The 1920s Period Revival styles included Mediterranean, Normandy, Tudor, and Spanish styles, and the relatively rarer Storybook.
I had not realized that the architectural style I have long admired had a name, or that it's roots date to WWI when soldiers returned from the European front with a love of the rural, rustic houses and Medieval structures they had seen: the quaint cobblestone cottage with thatched roof, the half-timbered Tudor house, the shingled roof, and rolled eaves and seawave rooflines.
In my neighborhood there is a house that I have admired, built in the 1920s when a rail line came into our suburban town, allowing workers in Detroit to live in what became the never ending suburbs of Oakland County, MI.
The Clawson Historical Center has identified the house as a Montgomery Ward 'kit house' called The Cranford from the late 1920s. It is described as a "Tudor revival and “storybook” style home" that "combines several varied architectural features, including a gambrel roof, dormers, Tudor peaks and faux stucco and half-timber."
|from Clawson Historical Museum|
The authors follow the evolution of the style, from "Backstory" to "Opening Act;" how Hollywood "movie people" adopted the fantasy period styles for their homes; the legendary development of Hollywoodland; and how the fad for Period houses made its way across the country.
The history of period styles dates to the 'picturesque' fad of the 18th c which revived Medieval, Classical, and Gothic styles. This is when people built fake 'ruins,' homes that looked like castles, and the construction of fabulous public buildings like the Brighton Pavilion with its exotic Indian/Chinese/Saracenic influences.
In the 19th c, Victorians rebelled against Industrialization in a movement reviving hand craftsmanship, resulting in the Arts and Crafts movement. Art Noveau briefly ruled, with its naturalistic designs and artistry.
The Craftsman style became popular and led to the Bungalow. My great-grandfather and his sons built Bungalow homes in Tonawanda, NY in the 1920s.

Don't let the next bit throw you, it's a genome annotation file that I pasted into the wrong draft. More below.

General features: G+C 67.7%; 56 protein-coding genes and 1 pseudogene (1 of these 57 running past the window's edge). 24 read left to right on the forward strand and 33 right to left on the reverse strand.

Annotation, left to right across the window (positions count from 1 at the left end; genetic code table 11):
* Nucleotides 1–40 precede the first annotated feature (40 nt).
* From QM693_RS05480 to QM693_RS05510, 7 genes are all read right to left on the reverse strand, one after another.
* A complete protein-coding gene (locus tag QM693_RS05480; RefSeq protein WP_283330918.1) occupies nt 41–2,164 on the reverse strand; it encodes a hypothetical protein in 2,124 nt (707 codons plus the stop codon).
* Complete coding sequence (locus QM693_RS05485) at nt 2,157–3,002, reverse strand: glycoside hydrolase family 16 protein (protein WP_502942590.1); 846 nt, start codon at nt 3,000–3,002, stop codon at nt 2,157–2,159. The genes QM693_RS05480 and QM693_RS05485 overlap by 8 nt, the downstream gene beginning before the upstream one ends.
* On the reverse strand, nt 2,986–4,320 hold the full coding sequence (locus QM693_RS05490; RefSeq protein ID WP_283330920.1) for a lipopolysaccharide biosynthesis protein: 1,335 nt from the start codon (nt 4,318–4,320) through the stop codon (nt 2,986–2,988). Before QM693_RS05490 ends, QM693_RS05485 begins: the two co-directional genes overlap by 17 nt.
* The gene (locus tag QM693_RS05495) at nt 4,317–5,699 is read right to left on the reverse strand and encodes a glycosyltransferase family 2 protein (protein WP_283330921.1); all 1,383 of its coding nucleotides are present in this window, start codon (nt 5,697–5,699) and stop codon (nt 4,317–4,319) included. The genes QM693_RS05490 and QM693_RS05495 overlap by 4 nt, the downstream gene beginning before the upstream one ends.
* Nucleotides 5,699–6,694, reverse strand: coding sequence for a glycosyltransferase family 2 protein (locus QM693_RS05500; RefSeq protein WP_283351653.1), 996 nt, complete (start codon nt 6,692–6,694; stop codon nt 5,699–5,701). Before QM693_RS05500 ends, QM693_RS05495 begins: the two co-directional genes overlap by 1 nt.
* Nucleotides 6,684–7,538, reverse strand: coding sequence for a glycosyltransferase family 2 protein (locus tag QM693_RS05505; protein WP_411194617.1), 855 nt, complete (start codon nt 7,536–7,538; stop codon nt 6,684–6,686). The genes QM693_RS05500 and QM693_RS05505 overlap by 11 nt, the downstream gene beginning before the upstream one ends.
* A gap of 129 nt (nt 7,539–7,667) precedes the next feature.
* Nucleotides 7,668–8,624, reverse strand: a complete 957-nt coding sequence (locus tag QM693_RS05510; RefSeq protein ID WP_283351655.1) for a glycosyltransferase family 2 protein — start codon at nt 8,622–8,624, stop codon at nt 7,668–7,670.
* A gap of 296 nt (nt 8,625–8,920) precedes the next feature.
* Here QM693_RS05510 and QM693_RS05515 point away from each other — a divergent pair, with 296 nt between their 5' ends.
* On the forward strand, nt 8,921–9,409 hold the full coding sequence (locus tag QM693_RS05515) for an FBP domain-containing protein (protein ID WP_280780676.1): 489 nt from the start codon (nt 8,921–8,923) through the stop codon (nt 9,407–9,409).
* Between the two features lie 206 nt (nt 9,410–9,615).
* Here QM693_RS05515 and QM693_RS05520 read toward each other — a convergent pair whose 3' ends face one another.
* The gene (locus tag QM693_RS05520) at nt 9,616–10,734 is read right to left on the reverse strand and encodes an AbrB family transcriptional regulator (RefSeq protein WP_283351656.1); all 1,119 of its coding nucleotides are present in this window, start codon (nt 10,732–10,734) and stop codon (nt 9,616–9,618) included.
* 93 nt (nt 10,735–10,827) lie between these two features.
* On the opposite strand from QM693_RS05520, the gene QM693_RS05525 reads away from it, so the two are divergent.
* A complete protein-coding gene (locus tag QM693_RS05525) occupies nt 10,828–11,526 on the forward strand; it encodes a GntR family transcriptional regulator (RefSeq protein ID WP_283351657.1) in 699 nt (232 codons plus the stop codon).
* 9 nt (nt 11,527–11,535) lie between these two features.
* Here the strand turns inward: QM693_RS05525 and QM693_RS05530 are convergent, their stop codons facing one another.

|Bungalow built by y grandfather John Becker in Tonawanda, NY|
|Another Becker bungalow in Tonawanda|
|circa 1930 greeting card features a Storybook|
cottage with a dovecote and thatched roof
The Witch's House was built for Willat Studios in 1920 as a set for silent films, including Hansel and Gretel. One of the producers moved it to Beverly Hills and made it into his home.
The style influenced home design across the nation. Sears offered a medieval influenced English cottage with "catslide roof and rubble-tome trim" in its 1931 catalog. The Montgomery Ward Cranford kit house is a very domesticated nod to the style.
The book includes Michigan's Bartholomew's Boulder Park in Charlevoix, created by Earl Young. Born in Mancelona, Michigan Young studied at University of Michigan for a year before dropping out and going into real estate. His twelve stone houses were built in the late 1920s after the peak of the Storybook style, but are influenced by trips to Europe.
|Photo by my dad of a "Mushroom House" in Charlevoix, MI|
Another Michigan mention is Henry Ford's purchase of stone cottages for Greenfield Village in the 1920s. He had wanted Arlington Row, but was rejected and instead bought a 1600s cottage from near Chedworth. The cottage is one of my favorite parts of the Village.
|Cottswald Cottage at Greenfield Village|
|1600s Cottswald farm at Greenfield Village|
|pigeon house, 1600s farm at Greenfield Village|
I received a free ebook from the publisher through Edelweiss in exchange for a fair and unbiased review.
by Arrol Gellner, Douglas Keister
308 color and b/w images | 176 pp